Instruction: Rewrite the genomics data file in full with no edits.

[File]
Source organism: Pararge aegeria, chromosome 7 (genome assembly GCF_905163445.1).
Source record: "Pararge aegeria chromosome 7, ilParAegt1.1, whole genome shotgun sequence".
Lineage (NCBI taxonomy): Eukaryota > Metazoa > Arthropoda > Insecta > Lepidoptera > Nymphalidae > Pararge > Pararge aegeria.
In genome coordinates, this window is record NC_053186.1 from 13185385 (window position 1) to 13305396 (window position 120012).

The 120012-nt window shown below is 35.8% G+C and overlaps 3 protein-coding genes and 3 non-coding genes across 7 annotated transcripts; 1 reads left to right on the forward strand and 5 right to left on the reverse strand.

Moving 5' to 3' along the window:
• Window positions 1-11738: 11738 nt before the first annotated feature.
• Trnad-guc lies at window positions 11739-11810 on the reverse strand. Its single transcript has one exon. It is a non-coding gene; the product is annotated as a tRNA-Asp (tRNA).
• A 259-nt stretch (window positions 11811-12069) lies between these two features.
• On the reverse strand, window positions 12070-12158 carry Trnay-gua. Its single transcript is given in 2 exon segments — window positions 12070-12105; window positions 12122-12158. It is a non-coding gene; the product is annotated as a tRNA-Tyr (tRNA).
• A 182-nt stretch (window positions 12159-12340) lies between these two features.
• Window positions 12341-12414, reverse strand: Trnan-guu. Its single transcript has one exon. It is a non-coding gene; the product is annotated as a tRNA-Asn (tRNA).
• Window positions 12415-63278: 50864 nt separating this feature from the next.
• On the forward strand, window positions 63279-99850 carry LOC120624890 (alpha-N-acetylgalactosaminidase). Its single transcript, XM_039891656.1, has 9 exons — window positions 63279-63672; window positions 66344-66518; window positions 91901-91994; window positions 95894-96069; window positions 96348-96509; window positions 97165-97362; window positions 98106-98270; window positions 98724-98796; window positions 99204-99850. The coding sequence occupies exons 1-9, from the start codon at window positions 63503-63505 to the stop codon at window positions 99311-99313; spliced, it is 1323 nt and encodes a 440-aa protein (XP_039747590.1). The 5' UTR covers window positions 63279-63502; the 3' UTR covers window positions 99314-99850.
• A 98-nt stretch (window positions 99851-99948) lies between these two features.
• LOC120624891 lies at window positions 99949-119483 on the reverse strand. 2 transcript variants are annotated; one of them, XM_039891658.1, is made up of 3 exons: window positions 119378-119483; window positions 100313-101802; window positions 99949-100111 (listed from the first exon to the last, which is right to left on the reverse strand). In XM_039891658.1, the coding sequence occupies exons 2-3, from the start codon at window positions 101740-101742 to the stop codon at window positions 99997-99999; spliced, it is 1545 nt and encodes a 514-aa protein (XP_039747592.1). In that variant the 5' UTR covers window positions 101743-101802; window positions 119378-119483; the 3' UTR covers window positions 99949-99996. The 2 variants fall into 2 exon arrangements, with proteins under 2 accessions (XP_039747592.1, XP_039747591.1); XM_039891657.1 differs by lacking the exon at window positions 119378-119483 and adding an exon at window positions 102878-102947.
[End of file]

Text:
Source organism: Pararge aegeria, chromosome 7 (genome assembly GCF_905163445.1).
Source record: "Pararge aegeria chromosome 7, ilParAegt1.1, whole genome shotgun sequence".
Lineage (NCBI taxonomy): Eukaryota > Metazoa > Arthropoda > Insecta > Lepidoptera > Nymphalidae > Pararge > Pararge aegeria.
In genome coordinates, this window is record NC_053186.1 from 13185385 (window position 1) to 13305396 (window position 120012).

The 120012-nt window shown below is 35.8% G+C and overlaps 3 protein-coding genes and 3 non-coding genes across 7 annotated transcripts; 1 reads left to right on the forward strand and 5 right to left on the reverse strand.

Moving 5' to 3' along the window:
• Window positions 1-11738: 11738 nt before the first annotated feature.
• Trnad-guc lies at window positions 11739-11810 on the reverse strand. Its single transcript has one exon. It is a non-coding gene; the product is annotated as a tRNA-Asp (tRNA).
• A 259-nt stretch (window positions 11811-12069) lies between these two features.
• On the reverse strand, window positions 12070-12158 carry Trnay-gua. Its single transcript is given in 2 exon segments — window positions 12070-12105; window positions 12122-12158. It is a non-coding gene; the product is annotated as a tRNA-Tyr (tRNA).
• A 182-nt stretch (window positions 12159-12340) lies between these two features.
• Window positions 12341-12414, reverse strand: Trnan-guu. Its single transcript has one exon. It is a non-coding gene; the product is annotated as a tRNA-Asn (tRNA).
• Window positions 12415-63278: 50864 nt separating this feature from the next.
• On the forward strand, window positions 63279-99850 carry LOC120624890 (alpha-N-acetylgalactosaminidase). Its single transcript, XM_039891656.1, has 9 exons — window positions 63279-63672; window positions 66344-66518; window positions 91901-91994; window positions 95894-96069; window positions 96348-96509; window positions 97165-97362; window positions 98106-98270; window positions 98724-98796; window positions 99204-99850. The coding sequence occupies exons 1-9, from the start codon at window positions 63503-63505 to the stop codon at window positions 99311-99313; spliced, it is 1323 nt and encodes a 440-aa protein (XP_039747590.1). The 5' UTR covers window positions 63279-63502; the 3' UTR covers window positions 99314-99850.
• A 98-nt stretch (window positions 99851-99948) lies between these two features.
• LOC120624891 lies at window positions 99949-119483 on the reverse strand. 2 transcript variants are annotated; one of them, XM_039891658.1, is made up of 3 exons: window positions 119378-119483; window positions 100313-101802; window positions 99949-100111 (listed from the first exon to the last, which is right to left on the reverse strand). In XM_039891658.1, the coding sequence occupies exons 2-3, from the start codon at window positions 101740-101742 to the stop codon at window positions 99997-99999; spliced, it is 1545 nt and encodes a 514-aa protein (XP_039747592.1). In that variant the 5' UTR covers window positions 101743-101802; window positions 119378-119483; the 3' UTR covers window positions 99949-99996. The 2 variants fall into 2 exon arrangements, with proteins under 2 accessions (XP_039747592.1, XP_039747591.1); XM_039891657.1 differs by lacking the exon at window positions 119378-119483 and adding an exon at window positions 102878-102947.